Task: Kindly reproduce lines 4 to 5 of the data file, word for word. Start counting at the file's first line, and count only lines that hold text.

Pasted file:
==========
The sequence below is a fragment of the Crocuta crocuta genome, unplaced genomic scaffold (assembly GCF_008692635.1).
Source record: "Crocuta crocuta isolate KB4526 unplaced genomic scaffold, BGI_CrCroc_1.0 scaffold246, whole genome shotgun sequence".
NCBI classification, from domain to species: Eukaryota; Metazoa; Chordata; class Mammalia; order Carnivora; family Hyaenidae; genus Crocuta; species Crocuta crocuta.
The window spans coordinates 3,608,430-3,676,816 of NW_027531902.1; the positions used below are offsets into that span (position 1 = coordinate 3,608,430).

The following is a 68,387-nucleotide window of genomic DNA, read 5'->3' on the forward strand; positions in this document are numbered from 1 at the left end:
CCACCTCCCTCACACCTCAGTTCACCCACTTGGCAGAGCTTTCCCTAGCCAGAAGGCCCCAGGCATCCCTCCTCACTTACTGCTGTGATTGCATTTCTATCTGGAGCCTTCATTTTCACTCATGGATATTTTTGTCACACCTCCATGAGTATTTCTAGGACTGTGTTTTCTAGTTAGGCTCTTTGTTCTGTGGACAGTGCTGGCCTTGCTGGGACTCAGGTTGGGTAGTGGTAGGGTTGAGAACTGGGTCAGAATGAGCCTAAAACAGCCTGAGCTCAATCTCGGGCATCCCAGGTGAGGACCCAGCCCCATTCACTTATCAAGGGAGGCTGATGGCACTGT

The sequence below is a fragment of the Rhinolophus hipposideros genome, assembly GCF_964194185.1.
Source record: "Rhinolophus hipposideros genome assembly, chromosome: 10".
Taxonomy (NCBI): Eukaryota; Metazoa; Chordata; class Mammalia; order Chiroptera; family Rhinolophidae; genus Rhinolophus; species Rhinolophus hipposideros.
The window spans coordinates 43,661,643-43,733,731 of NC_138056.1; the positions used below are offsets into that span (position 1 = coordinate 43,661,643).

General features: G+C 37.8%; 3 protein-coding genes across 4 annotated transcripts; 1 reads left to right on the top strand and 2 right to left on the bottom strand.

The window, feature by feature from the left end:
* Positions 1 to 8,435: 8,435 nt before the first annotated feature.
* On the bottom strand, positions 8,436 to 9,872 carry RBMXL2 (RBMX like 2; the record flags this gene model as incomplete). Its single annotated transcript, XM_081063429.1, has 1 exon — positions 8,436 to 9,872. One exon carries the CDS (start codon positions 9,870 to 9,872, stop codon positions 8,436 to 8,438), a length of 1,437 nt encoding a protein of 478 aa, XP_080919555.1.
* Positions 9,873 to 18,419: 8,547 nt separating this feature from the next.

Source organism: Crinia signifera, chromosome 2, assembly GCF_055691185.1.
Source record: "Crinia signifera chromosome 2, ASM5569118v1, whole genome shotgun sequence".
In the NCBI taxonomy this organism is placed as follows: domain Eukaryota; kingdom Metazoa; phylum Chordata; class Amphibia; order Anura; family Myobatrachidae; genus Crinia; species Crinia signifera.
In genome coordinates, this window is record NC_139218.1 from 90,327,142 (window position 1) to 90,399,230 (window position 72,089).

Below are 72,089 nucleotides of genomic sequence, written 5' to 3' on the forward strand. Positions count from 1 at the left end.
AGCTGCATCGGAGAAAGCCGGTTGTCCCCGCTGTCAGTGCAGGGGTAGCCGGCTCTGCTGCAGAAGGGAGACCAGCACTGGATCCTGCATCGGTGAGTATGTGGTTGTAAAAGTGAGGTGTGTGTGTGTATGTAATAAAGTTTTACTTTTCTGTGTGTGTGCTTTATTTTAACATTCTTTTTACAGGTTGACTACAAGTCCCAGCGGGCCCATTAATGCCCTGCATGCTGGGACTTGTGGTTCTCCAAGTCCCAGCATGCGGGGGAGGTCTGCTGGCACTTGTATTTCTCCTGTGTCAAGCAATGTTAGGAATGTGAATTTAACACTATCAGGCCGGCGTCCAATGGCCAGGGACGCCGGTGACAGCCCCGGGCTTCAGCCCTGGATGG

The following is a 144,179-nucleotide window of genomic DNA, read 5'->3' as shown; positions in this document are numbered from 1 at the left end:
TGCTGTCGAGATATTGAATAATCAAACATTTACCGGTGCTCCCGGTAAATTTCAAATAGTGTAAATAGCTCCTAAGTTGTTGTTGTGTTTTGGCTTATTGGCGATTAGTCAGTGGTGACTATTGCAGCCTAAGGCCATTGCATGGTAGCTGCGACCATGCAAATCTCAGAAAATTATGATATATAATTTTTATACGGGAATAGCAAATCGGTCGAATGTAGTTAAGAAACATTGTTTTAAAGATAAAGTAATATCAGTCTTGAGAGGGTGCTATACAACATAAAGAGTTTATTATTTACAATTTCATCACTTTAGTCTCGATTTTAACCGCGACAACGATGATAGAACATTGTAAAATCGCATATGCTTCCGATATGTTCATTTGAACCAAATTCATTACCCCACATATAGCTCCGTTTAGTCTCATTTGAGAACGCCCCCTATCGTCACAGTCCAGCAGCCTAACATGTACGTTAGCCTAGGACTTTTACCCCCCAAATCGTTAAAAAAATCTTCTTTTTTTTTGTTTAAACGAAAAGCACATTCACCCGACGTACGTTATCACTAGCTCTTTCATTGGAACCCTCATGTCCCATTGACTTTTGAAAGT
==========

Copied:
The window spans coordinates 3,608,430-3,676,816 of NW_027531902.1; the positions used below are offsets into that span (position 1 = coordinate 3,608,430).

The following is a 68,387-nucleotide window of genomic DNA, read 5'->3' on the forward strand; positions in this document are numbered from 1 at the left end: